"Evaluation of serum chemistries, including BUN, creatinine, calcium, phosphorus, and serum electrolytes, is useful in many urinary tract disorders and can provide a crude indication of glomerular filtration rate (GFR). Although elevations in BUN and creatinine are supportive of renal dysfunction, these tests are influenced by nonrenal factors as well. For example, dehydration can cause increases in BUN and serum creatinine not associated with renal failure. BUN can also be influenced by diet and GI bleeding and is considered inferior to creatinine for evaluating GFR. Serum creatinine levels can be falsely lowered in patients with severe muscle wasting and falsely elevated in patients with severe muscle damage. Although BUN and serum creatinine increase as GFR declines, this relationship is not linear. Large changes in GFR early in renal disease cause only small increases in BUN and serum creatinine, while small changes in GFR in advanced renal disease may be associated with large changes in BUN and serum creatinine."

 

Wish I could be more help, as I really don't know about kidney issues other than what I've read here and there.

 

Coco (Maze Cocodrillo)

Minerva (Kid's Snipper)

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We are looking at issues similar with our older shih tzu. The internist Vet put him on phosphorus binder and did not recommend diet changes.

 

Here is a good link with kindey information.

Wendy and The Whole Wherd. American by birth, Southern by choice.
"Do not meddle in the affairs of dragons, for you are crunchy and taste good with ketchup!"
****OxyFresh Vendor ID is 180672239.****

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Guest Wish

Thank you for all the information!!

 

What I don't get is that the important numbers (BUN, Creatinine and Phosphorus) are all over the chart in Aysa's test results. His BUN is elevated significantly, his Creatinine is elevated slightly (maybe moderately?), and his Phosphorus is dead normal.

 

I'm reading about fasting dogs before having them tested. Aysa ate an hour before we went to the vet and was tested probably 2 hours after eating. Also, dehydration is mentioned. We always wait a long time in the vet's office (our typical time spent there is about 3 hours altogether, I think) and it is dreadfully hot outside right now. So is it possible he's dehydrated by the time they're drawing the sample?

 

I feel really confused by his numbers being all over the place. He also didn't eat breakfast with much enthusiasm yesterday morning or this morning (didn't finish it this morning), but eats dinner with relish both evenings. I'm concerned but I don't have any idea what this could be.

Edited by Wish
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Before I would change foods or start to worry I would repeat the urinalysis. Have the Specific gravitiy re-checked. The Dr just needs a drop a urine and it can be done within 2 mintues. The best sample to submit would be the first pee-pee of the morning. It should be concentrated (something like 1.050 and up).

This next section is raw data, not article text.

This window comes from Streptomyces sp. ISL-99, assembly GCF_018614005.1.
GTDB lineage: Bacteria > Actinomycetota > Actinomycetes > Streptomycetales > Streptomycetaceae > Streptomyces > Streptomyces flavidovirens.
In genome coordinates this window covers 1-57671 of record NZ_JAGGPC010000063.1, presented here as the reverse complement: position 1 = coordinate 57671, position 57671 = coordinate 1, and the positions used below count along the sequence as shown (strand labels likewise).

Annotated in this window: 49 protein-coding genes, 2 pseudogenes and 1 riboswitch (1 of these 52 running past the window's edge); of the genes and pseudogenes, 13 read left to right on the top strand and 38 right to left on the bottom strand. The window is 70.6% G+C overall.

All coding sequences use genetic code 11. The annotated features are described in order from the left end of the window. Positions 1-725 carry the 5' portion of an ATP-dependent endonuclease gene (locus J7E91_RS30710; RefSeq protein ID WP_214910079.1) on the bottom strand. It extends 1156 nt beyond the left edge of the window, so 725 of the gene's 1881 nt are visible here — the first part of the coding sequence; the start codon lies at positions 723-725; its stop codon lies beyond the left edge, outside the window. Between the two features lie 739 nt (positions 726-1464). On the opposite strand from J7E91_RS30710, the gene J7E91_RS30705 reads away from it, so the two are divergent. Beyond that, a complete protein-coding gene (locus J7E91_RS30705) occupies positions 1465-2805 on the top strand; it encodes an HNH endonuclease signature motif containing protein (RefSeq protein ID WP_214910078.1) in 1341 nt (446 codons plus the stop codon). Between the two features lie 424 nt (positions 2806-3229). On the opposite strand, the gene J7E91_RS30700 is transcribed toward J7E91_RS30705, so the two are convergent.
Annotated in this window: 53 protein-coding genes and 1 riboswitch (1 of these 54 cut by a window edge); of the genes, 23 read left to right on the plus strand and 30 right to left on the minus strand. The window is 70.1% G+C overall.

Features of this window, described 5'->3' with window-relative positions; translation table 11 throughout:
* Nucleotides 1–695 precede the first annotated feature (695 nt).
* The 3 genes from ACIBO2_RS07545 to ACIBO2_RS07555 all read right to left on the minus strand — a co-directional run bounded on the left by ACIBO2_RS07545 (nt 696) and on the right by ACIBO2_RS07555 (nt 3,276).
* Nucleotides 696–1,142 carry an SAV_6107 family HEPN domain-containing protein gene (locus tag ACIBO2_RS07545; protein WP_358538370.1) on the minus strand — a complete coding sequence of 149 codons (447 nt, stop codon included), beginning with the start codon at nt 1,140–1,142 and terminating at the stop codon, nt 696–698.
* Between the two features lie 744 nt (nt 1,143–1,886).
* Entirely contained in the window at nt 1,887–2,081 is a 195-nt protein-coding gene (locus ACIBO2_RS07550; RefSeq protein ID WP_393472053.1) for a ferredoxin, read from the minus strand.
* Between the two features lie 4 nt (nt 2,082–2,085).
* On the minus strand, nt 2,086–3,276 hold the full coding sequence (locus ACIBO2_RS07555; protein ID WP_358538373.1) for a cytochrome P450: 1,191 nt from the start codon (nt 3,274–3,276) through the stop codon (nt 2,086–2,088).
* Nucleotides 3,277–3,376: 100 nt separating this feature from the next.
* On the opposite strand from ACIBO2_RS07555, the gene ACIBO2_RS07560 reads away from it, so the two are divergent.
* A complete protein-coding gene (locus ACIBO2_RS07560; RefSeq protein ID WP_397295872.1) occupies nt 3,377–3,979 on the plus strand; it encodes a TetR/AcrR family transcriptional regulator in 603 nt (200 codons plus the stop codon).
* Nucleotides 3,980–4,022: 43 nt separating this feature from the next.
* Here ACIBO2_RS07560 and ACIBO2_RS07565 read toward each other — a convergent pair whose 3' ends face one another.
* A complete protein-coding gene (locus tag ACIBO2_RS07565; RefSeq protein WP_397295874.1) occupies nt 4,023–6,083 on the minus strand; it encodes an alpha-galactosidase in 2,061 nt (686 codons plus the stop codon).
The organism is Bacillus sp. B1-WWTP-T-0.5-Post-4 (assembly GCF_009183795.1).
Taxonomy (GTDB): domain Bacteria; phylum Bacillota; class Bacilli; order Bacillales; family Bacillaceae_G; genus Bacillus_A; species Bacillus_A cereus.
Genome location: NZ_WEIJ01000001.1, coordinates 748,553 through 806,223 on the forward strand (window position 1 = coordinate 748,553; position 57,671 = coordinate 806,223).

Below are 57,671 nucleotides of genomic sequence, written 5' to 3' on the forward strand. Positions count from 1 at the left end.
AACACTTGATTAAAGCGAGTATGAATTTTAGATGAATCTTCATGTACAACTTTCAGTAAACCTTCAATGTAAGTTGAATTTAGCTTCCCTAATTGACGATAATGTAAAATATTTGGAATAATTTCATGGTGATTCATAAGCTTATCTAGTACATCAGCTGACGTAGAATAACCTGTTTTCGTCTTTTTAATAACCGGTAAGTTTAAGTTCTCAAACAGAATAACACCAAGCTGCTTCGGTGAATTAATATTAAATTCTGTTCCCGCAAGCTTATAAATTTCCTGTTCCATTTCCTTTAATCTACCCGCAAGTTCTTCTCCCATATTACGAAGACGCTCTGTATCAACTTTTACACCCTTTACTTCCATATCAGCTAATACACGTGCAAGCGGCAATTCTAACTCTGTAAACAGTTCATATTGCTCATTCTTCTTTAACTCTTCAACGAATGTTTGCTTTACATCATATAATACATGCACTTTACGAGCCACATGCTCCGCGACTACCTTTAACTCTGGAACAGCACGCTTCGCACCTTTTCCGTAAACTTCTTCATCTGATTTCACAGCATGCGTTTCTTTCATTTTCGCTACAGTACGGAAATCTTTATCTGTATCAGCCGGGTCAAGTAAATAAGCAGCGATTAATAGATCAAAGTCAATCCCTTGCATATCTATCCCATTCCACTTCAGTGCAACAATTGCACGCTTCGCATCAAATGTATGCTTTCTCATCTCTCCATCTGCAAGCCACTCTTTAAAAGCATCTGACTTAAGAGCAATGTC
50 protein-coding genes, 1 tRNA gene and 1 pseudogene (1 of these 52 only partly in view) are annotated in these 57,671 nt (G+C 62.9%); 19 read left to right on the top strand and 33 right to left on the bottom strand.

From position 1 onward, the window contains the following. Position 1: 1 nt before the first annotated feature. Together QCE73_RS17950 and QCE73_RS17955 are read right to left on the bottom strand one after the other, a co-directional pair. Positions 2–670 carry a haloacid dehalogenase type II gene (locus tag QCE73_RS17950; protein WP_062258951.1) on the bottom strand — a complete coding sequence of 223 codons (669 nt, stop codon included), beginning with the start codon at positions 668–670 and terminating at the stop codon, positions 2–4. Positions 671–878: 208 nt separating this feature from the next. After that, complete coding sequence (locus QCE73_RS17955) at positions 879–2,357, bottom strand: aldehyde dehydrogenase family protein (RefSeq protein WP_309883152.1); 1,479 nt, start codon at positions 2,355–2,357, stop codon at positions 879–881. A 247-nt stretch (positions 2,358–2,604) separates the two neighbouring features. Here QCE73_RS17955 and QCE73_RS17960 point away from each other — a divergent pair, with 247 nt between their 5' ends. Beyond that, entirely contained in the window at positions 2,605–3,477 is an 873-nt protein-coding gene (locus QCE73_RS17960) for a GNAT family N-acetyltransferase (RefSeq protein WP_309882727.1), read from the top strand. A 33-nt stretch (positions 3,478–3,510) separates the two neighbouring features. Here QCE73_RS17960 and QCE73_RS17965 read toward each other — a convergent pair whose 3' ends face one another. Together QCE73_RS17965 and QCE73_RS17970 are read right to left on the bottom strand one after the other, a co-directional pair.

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Before I would change foods or start to worry I would repeat the urinalysis. Have the Specific gravitiy re-checked. The Dr just needs a drop a urine and it can be done within 2 mintues. The best sample to submit would be the first pee-pee of the morning. It should be concentrated (something like 1.050 and up).

 

I think that's the best route, right there; check with the vet, but capturing "first rain" in the morning before feeding and bringing the sample in for analysis might save a lot of heartbreak. Check with your vet, but I think fasting for 12-16 hours is a big must for accurate urinalysis. And if you have a specific gravity test done, it should be by refractometry, rather than dip stick.

Coco (Maze Cocodrillo)

Minerva (Kid's Snipper)

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Guest ss556

My grey has GN, a form of kidney disease and is checked often. Just be consistent with the time of day you take the urine, we always get the first morning pee, we make sure he fasted prior to urine and blood tests all the time and I have not changed his kibble to a k/d formula as of yet. He was treated with doxy in January and his "numbers" did decrease mysteriously. My grey has high blood pressure also, so he is not on the same med as your grey, but on three other meds and vitamins twice daily.

 

See what happens after the next urine test and take it from there. You can get a lot of info here on GT as those above directed you to. Good luck and let us know what happens.

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Guest greytexplorer

Our webmaster has posted an interesting article from Dr Feeman.

Go to bhamgreys.com and look at page 2 and page 14 which references creatinine and BUN.

Lots of other good information, too!

 

Best,

Pat

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  • 2 years later...
Guest Energy11

Goldie went into Acute Renal Failure about four years ago, due to an undiagnosed and untreated UTI (*Before I started working at the vet). Anyway, her Kidney number were "off the chart," even for a Greyhound! We did six weeks, yes six weeks of Clavamox, and put her on a renal diet, and it totally cleared up! I have kept her on the renal diet to this day (*she turned NINE on Sunday), and her numbers have remained very good :-))

 

Goldie WILL NOT eat KD, so I would suggest, either, Purina NF, or Royal Canin Renal MP, both much more appealing than the KD!

 

Good luck!